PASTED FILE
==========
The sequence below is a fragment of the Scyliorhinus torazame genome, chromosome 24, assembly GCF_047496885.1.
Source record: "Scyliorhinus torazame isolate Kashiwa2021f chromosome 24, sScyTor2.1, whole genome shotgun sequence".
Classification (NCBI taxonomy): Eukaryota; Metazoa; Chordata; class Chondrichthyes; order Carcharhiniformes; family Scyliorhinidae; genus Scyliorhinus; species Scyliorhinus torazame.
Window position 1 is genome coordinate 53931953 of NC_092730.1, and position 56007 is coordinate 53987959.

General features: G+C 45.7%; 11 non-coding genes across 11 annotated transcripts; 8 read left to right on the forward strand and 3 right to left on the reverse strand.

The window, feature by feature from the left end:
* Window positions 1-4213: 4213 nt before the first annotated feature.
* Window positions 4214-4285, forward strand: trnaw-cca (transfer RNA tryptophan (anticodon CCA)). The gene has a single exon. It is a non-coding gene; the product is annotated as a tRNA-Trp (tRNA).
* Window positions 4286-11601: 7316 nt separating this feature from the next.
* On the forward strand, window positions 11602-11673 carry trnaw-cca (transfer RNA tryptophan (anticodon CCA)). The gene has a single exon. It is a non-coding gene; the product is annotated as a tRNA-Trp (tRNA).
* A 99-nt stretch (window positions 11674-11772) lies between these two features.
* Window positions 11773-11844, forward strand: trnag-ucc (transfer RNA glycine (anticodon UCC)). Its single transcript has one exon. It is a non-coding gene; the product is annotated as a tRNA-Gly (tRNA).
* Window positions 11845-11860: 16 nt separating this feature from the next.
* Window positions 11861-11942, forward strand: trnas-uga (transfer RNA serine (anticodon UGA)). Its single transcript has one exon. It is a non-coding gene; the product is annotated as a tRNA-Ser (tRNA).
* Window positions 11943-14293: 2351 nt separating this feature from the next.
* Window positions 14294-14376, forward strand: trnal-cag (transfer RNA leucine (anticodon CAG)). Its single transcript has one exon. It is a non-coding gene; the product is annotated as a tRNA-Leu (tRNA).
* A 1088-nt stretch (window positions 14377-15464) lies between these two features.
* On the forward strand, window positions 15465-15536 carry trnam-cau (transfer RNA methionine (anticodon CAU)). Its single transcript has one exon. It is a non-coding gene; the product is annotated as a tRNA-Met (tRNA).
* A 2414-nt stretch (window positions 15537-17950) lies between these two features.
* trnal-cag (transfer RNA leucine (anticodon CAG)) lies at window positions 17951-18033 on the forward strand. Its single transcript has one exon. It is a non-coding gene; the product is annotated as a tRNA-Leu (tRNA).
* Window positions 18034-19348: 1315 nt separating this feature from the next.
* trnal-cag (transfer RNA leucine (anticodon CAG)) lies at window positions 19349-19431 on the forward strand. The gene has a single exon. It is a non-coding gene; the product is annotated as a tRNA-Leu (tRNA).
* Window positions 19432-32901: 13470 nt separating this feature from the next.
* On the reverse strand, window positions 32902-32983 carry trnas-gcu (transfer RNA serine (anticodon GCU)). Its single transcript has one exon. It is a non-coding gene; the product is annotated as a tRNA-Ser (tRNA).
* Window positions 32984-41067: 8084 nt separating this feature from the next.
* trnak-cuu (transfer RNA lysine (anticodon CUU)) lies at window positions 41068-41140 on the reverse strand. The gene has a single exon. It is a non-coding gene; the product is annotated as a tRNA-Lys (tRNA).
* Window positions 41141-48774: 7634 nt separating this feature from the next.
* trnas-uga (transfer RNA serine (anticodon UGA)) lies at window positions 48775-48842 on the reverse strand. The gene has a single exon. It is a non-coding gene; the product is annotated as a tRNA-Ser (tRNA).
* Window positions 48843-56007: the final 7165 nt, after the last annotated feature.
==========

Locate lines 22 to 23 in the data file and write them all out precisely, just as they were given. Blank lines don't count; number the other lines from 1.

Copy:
* trnal-cag (transfer RNA leucine (anticodon CAG)) lies at window positions 19349-19431 on the forward strand. The gene has a single exon. It is a non-coding gene; the product is annotated as a tRNA-Leu (tRNA).
* Window positions 19432-32901: 13470 nt separating this feature from the next.